By announcing the privacy features now, Microsoft is providing Web site developers and partners with the information necessary to begin developing sites that are P3P-compliant, thus encouraging broader adoption of the P3P specification. Microsoft also plans to broaden its Web-based privacy statement generator, the Privacy Wizard ( http://privacy.bcentral.com/ ), to allow Web sites to quickly and easily create a privacy statement and compact policy for posting in a P3P-compatible XML document. Further implementation information on the Internet Explorer 6 privacy features will be available at Microsoft Developer Network (MSDN® ) in the coming weeks and is also available at http://www.w3c.org/p3p/ .
Technology efforts such as P3P are part of a much broader approach to the privacy issue, which must incorporate input from consumers, Web publishers and advertisers, privacy advocates and the government, so that a comprehensive solution can be achieved.
Microsoft and Privacy
Microsoft has made online privacy a priority from both a technical and policy standpoint by working with privacy organizations and incorporating technology into many of its Internet products and services to enable the trusted exchange of private information online. In December, Microsoft launched Safe Internet ( http://www.microsoft.com/safeinternet/ ), a user-friendly Web site that provides helpful privacy and security tools and advice to consumers. In the same month, Microsoft hosted SafeNet 2000, an event that brought together leaders in industry, law enforcement, policy, academia and consumer protection to address some of the most pressing issues facing security and privacy.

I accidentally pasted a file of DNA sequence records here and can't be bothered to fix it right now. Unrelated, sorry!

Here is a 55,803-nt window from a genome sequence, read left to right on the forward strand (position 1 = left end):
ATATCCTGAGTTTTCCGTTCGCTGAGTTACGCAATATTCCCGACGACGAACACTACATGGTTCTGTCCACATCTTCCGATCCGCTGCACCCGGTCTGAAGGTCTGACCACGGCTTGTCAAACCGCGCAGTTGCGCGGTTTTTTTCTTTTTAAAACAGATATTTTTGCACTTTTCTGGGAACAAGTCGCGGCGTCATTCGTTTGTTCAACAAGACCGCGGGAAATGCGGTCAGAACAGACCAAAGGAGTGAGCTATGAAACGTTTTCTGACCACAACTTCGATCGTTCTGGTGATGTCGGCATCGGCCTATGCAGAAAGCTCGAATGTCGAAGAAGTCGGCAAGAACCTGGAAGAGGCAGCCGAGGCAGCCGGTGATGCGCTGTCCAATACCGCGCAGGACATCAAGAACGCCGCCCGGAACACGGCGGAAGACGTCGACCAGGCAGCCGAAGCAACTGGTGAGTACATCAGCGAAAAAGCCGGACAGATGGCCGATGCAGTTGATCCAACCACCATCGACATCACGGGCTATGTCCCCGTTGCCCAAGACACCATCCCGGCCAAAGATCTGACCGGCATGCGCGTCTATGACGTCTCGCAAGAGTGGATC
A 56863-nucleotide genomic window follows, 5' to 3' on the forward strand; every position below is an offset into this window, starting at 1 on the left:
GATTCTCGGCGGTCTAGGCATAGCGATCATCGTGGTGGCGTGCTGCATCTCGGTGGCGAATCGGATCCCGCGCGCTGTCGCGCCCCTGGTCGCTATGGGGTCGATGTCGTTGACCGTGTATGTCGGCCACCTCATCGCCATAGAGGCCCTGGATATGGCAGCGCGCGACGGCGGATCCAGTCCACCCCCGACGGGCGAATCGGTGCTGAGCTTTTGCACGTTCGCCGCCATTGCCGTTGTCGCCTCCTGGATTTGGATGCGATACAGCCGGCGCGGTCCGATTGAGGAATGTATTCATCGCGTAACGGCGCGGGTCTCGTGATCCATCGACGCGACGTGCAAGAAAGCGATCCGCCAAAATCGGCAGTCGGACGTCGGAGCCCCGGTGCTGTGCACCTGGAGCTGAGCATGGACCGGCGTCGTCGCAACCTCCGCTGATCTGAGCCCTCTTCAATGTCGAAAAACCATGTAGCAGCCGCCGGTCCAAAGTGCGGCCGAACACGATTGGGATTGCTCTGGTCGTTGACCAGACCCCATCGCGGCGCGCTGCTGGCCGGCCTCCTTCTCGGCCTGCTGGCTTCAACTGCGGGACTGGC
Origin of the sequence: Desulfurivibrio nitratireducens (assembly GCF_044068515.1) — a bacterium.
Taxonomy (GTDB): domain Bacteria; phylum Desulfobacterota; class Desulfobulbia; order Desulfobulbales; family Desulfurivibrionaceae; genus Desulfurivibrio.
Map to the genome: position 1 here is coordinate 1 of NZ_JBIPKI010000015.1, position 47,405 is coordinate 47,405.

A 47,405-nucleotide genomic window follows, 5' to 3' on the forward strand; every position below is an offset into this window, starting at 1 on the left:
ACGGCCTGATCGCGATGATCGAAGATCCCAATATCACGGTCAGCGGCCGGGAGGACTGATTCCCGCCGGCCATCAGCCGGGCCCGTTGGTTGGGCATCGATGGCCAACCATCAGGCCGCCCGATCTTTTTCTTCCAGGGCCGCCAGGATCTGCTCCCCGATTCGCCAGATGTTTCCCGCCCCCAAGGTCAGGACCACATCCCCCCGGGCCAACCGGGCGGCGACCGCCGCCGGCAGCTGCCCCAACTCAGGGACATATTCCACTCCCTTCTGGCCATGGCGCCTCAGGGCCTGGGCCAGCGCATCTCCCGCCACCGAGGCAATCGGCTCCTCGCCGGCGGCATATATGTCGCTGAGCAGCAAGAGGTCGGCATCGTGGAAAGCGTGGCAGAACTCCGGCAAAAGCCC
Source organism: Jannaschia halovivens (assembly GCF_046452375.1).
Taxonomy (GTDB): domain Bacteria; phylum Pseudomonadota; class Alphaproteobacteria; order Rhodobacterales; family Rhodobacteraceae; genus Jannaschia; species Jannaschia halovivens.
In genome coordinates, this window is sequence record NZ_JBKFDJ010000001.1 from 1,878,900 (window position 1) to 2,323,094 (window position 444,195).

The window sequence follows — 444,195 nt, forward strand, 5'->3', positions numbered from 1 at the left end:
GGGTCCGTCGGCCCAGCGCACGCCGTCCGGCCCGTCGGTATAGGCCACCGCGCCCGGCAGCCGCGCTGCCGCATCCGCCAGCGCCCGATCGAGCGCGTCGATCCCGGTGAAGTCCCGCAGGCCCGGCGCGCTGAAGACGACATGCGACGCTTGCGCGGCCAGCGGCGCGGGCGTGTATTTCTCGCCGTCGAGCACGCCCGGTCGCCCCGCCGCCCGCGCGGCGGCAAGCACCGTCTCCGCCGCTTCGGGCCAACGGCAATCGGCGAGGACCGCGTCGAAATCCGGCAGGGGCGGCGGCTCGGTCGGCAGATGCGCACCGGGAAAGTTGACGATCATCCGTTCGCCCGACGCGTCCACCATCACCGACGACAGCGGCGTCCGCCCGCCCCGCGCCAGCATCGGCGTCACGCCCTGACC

From a technical perspective, Microsoft has been a leading participant in the W3C P3P effort, with an early commitment to build the P3P technology into its operating system. In addition, more than 25,000 Web sites have generated privacy statements based on the Fair Information Principles by using Microsoft Privacy Wizard.